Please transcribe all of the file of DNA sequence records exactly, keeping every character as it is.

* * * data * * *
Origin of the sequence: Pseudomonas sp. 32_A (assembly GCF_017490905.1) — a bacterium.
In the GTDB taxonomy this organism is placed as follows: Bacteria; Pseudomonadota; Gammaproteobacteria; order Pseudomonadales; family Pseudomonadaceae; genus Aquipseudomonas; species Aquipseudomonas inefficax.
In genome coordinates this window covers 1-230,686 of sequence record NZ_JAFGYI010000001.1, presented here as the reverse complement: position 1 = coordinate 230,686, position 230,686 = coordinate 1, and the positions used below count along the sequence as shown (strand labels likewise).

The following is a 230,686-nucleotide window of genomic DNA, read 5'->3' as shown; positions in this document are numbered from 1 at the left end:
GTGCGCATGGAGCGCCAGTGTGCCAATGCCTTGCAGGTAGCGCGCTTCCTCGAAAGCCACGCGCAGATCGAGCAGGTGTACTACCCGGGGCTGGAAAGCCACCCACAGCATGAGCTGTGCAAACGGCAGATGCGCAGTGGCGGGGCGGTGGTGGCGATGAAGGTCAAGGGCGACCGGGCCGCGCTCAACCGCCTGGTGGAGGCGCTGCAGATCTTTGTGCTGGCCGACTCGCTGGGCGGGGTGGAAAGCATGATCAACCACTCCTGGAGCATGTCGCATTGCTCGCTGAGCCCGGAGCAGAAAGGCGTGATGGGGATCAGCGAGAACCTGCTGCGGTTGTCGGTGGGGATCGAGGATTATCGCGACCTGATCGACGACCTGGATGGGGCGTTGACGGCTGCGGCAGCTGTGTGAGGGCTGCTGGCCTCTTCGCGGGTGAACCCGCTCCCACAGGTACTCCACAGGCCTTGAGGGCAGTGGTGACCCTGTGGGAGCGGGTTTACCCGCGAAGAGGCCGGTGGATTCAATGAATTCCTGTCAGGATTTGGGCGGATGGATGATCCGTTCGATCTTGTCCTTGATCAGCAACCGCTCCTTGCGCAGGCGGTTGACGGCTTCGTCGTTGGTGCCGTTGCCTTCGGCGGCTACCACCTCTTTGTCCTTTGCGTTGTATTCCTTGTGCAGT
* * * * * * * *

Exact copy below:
Origin of the sequence: Pseudomonas sp. 32_A (assembly GCF_017490905.1) — a bacterium.
In the GTDB taxonomy this organism is placed as follows: Bacteria; Pseudomonadota; Gammaproteobacteria; order Pseudomonadales; family Pseudomonadaceae; genus Aquipseudomonas; species Aquipseudomonas inefficax.
In genome coordinates this window covers 1-230,686 of sequence record NZ_JAFGYI010000001.1, presented here as the reverse complement: position 1 = coordinate 230,686, position 230,686 = coordinate 1, and the positions used below count along the sequence as shown (strand labels likewise).

The following is a 230,686-nucleotide window of genomic DNA, read 5'->3' as shown; positions in this document are numbered from 1 at the left end:
GTGCGCATGGAGCGCCAGTGTGCCAATGCCTTGCAGGTAGCGCGCTTCCTCGAAAGCCACGCGCAGATCGAGCAGGTGTACTACCCGGGGCTGGAAAGCCACCCACAGCATGAGCTGTGCAAACGGCAGATGCGCAGTGGCGGGGCGGTGGTGGCGATGAAGGTCAAGGGCGACCGGGCCGCGCTCAACCGCCTGGTGGAGGCGCTGCAGATCTTTGTGCTGGCCGACTCGCTGGGCGGGGTGGAAAGCATGATCAACCACTCCTGGAGCATGTCGCATTGCTCGCTGAGCCCGGAGCAGAAAGGCGTGATGGGGATCAGCGAGAACCTGCTGCGGTTGTCGGTGGGGATCGAGGATTATCGCGACCTGATCGACGACCTGGATGGGGCGTTGACGGCTGCGGCAGCTGTGTGAGGGCTGCTGGCCTCTTCGCGGGTGAACCCGCTCCCACAGGTACTCCACAGGCCTTGAGGGCAGTGGTGACCCTGTGGGAGCGGGTTTACCCGCGAAGAGGCCGGTGGATTCAATGAATTCCTGTCAGGATTTGGGCGGATGGATGATCCGTTCGATCTTGTCCTTGATCAGCAACCGCTCCTTGCGCAGGCGGTTGACGGCTTCGTCGTTGGTGCCGTTGCCTTCGGCGGCTACCACCTCTTTGTCCTTTGCGTTGTATTCCTTGTGCAGT